Beekeeping adventures

We went out to Living Kitchen today and picked up our Italian hive. The farm is up for sale and has been for several months, and we wanted to move the girls before somebody bought the property. We’d just put the hive out there on a handshake, and we didn’t want to take a chance on the new owners either destroying it or trying to claim ownership of it, so we waited for the girls to draw down their winter stores (thus making the hive lighter) and then loaded it up in the back of the truck and brought it home.

It’s one of the stronger colonies we’ve had in recent memory.

Speaking of strong colonies, I have high hopes for the Texas-bred Buckfasts we got last year. A lot of beekeepers don’t like the Buckfasts from this particular supplier, because they’re ornery little cusses, but I like a hot hive. Bees that are aggressive about defending themselves are not likely to let wax moths or hive beetles sneak in and take over when I’m not looking.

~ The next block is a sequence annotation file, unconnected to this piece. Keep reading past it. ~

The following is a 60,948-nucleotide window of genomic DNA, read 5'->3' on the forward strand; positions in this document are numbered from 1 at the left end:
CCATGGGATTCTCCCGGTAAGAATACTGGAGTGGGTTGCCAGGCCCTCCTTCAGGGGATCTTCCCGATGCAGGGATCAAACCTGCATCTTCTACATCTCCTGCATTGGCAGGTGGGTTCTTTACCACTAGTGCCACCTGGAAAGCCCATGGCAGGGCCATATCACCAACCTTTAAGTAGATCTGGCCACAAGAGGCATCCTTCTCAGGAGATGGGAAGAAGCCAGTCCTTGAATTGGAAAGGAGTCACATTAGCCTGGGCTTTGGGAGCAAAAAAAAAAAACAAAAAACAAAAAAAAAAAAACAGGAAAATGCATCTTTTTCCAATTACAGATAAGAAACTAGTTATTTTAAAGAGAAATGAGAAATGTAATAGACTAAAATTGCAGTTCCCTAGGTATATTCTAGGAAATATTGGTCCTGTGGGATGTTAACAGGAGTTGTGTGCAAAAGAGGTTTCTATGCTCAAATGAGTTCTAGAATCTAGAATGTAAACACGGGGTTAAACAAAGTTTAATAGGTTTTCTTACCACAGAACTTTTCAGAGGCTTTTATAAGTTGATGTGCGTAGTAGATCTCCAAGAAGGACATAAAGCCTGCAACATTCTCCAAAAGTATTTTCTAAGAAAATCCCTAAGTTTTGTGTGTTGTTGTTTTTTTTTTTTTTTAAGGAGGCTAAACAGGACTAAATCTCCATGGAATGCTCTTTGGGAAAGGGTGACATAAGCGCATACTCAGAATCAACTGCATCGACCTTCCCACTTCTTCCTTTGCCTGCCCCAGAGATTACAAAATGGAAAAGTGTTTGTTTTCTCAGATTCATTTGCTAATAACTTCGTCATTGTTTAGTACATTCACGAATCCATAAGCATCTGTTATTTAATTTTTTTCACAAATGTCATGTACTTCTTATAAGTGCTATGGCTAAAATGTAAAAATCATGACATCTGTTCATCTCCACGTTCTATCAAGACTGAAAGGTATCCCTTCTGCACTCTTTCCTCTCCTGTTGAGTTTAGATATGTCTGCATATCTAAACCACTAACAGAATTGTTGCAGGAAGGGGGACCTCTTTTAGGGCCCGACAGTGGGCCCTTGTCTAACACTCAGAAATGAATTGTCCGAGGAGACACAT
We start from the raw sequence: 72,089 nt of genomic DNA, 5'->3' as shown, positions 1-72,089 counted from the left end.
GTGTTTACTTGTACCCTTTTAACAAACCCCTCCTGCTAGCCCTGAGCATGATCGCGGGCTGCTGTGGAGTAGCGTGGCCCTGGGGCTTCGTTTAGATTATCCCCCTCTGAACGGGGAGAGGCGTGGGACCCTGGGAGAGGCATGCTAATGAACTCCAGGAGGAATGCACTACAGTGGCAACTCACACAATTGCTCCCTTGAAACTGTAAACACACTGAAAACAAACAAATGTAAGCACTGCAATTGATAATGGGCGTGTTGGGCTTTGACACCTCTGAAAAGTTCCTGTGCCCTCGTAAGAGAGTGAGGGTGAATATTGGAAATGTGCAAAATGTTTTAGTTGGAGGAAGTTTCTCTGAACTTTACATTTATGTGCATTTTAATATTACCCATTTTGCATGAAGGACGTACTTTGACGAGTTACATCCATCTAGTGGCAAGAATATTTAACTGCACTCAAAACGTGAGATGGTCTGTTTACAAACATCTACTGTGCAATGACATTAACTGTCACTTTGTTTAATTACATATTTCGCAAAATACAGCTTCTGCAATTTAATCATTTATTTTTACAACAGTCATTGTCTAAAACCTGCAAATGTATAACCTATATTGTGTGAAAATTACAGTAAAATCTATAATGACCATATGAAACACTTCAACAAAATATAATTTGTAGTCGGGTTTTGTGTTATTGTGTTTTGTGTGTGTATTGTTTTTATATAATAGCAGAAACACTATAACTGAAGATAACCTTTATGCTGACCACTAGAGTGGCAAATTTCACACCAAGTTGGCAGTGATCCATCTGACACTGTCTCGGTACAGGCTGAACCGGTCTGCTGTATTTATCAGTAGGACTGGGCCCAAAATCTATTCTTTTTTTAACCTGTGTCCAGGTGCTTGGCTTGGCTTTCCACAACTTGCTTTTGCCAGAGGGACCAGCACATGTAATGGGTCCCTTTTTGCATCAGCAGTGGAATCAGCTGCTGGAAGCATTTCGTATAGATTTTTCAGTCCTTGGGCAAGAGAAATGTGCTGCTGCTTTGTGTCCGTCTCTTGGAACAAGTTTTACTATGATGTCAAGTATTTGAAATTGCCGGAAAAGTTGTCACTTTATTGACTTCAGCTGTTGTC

One of our chickens made the mistake of tunneling her way to freedom and treating the Buckfast hive like a smorgasbord while I was in New Mexico. Ron called one night to report that the bees had actually stung her to death. Poor thing probably went over there in search of a snack, got stung once, and then agitated the colony by flailing around and flapping her wings in a panic.

I feel sorry for the chicken, but I’m kind of glad to know the bees are quick to protect themselves from intruders. It was after dark when we moved the Italian hive into our bee yard here in Red Fork, and several dozen Buckfasts promptly came outside to watch what we were doing and make sure we didn’t try anything stupid.